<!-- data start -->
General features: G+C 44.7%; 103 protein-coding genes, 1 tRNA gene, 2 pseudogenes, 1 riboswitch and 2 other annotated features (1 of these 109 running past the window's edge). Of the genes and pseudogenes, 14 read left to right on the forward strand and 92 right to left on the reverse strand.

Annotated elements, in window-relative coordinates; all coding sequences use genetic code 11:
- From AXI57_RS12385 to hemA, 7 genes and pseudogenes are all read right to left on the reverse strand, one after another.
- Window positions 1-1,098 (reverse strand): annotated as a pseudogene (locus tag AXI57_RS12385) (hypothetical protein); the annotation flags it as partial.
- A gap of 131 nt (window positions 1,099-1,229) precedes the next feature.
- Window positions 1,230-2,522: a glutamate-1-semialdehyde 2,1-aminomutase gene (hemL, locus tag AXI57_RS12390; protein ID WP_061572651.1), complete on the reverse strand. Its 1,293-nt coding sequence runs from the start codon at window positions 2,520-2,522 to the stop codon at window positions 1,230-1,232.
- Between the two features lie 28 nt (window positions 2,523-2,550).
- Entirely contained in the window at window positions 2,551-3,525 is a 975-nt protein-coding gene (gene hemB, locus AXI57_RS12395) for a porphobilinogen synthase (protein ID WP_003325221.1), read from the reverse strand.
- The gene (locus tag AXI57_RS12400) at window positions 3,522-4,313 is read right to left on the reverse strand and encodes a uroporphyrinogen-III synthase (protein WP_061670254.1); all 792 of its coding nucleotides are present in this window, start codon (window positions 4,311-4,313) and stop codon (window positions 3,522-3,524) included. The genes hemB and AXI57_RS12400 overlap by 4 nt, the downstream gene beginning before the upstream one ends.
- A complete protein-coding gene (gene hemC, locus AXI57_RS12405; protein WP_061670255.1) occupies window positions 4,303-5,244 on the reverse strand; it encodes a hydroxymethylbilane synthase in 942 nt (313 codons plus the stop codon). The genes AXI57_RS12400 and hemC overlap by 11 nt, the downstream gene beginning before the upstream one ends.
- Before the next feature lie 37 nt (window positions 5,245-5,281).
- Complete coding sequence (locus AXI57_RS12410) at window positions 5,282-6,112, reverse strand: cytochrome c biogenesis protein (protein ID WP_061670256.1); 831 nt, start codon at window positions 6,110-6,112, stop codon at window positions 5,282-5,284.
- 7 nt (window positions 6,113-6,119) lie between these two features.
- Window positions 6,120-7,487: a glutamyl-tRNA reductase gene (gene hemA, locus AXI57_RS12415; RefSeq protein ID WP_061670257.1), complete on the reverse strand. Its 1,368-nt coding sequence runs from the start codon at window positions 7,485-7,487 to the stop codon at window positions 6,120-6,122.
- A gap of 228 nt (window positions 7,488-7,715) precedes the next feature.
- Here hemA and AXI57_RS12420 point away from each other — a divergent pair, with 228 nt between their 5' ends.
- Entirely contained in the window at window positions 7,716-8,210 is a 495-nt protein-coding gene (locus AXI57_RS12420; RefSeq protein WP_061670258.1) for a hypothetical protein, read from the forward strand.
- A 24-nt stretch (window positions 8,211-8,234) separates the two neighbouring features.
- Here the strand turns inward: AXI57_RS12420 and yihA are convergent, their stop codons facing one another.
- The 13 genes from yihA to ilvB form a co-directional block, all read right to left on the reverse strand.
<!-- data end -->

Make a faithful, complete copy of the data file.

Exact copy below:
General features: G+C 44.7%; 103 protein-coding genes, 1 tRNA gene, 2 pseudogenes, 1 riboswitch and 2 other annotated features (1 of these 109 running past the window's edge). Of the genes and pseudogenes, 14 read left to right on the forward strand and 92 right to left on the reverse strand.

Annotated elements, in window-relative coordinates; all coding sequences use genetic code 11:
- From AXI57_RS12385 to hemA, 7 genes and pseudogenes are all read right to left on the reverse strand, one after another.
- Window positions 1-1,098 (reverse strand): annotated as a pseudogene (locus tag AXI57_RS12385) (hypothetical protein); the annotation flags it as partial.
- A gap of 131 nt (window positions 1,099-1,229) precedes the next feature.
- Window positions 1,230-2,522: a glutamate-1-semialdehyde 2,1-aminomutase gene (hemL, locus tag AXI57_RS12390; protein ID WP_061572651.1), complete on the reverse strand. Its 1,293-nt coding sequence runs from the start codon at window positions 2,520-2,522 to the stop codon at window positions 1,230-1,232.
- Between the two features lie 28 nt (window positions 2,523-2,550).
- Entirely contained in the window at window positions 2,551-3,525 is a 975-nt protein-coding gene (gene hemB, locus AXI57_RS12395) for a porphobilinogen synthase (protein ID WP_003325221.1), read from the reverse strand.
- The gene (locus tag AXI57_RS12400) at window positions 3,522-4,313 is read right to left on the reverse strand and encodes a uroporphyrinogen-III synthase (protein WP_061670254.1); all 792 of its coding nucleotides are present in this window, start codon (window positions 4,311-4,313) and stop codon (window positions 3,522-3,524) included. The genes hemB and AXI57_RS12400 overlap by 4 nt, the downstream gene beginning before the upstream one ends.
- A complete protein-coding gene (gene hemC, locus AXI57_RS12405; protein WP_061670255.1) occupies window positions 4,303-5,244 on the reverse strand; it encodes a hydroxymethylbilane synthase in 942 nt (313 codons plus the stop codon). The genes AXI57_RS12400 and hemC overlap by 11 nt, the downstream gene beginning before the upstream one ends.
- Before the next feature lie 37 nt (window positions 5,245-5,281).
- Complete coding sequence (locus AXI57_RS12410) at window positions 5,282-6,112, reverse strand: cytochrome c biogenesis protein (protein ID WP_061670256.1); 831 nt, start codon at window positions 6,110-6,112, stop codon at window positions 5,282-5,284.
- 7 nt (window positions 6,113-6,119) lie between these two features.
- Window positions 6,120-7,487: a glutamyl-tRNA reductase gene (gene hemA, locus AXI57_RS12415; RefSeq protein ID WP_061670257.1), complete on the reverse strand. Its 1,368-nt coding sequence runs from the start codon at window positions 7,485-7,487 to the stop codon at window positions 6,120-6,122.
- A gap of 228 nt (window positions 7,488-7,715) precedes the next feature.
- Here hemA and AXI57_RS12420 point away from each other — a divergent pair, with 228 nt between their 5' ends.
- Entirely contained in the window at window positions 7,716-8,210 is a 495-nt protein-coding gene (locus AXI57_RS12420; RefSeq protein WP_061670258.1) for a hypothetical protein, read from the forward strand.
- A 24-nt stretch (window positions 8,211-8,234) separates the two neighbouring features.
- Here the strand turns inward: AXI57_RS12420 and yihA are convergent, their stop codons facing one another.
- The 13 genes from yihA to ilvB form a co-directional block, all read right to left on the reverse strand.